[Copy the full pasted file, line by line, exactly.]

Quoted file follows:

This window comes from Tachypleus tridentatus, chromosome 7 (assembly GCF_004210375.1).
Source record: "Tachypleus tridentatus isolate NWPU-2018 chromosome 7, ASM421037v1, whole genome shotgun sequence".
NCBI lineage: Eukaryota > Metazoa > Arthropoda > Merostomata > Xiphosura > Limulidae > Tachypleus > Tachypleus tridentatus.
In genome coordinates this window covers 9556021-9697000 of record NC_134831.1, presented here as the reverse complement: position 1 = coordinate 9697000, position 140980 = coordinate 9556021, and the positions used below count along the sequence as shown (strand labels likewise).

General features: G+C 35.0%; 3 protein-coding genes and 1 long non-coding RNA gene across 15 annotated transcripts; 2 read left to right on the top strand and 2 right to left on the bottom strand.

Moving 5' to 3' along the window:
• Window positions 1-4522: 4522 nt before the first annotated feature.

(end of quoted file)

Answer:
This window comes from Tachypleus tridentatus, chromosome 7 (assembly GCF_004210375.1).
Source record: "Tachypleus tridentatus isolate NWPU-2018 chromosome 7, ASM421037v1, whole genome shotgun sequence".
NCBI lineage: Eukaryota > Metazoa > Arthropoda > Merostomata > Xiphosura > Limulidae > Tachypleus > Tachypleus tridentatus.
In genome coordinates this window covers 9556021-9697000 of record NC_134831.1, presented here as the reverse complement: position 1 = coordinate 9697000, position 140980 = coordinate 9556021, and the positions used below count along the sequence as shown (strand labels likewise).

General features: G+C 35.0%; 3 protein-coding genes and 1 long non-coding RNA gene across 15 annotated transcripts; 2 read left to right on the top strand and 2 right to left on the bottom strand.

Moving 5' to 3' along the window:
• Window positions 1-4522: 4522 nt before the first annotated feature.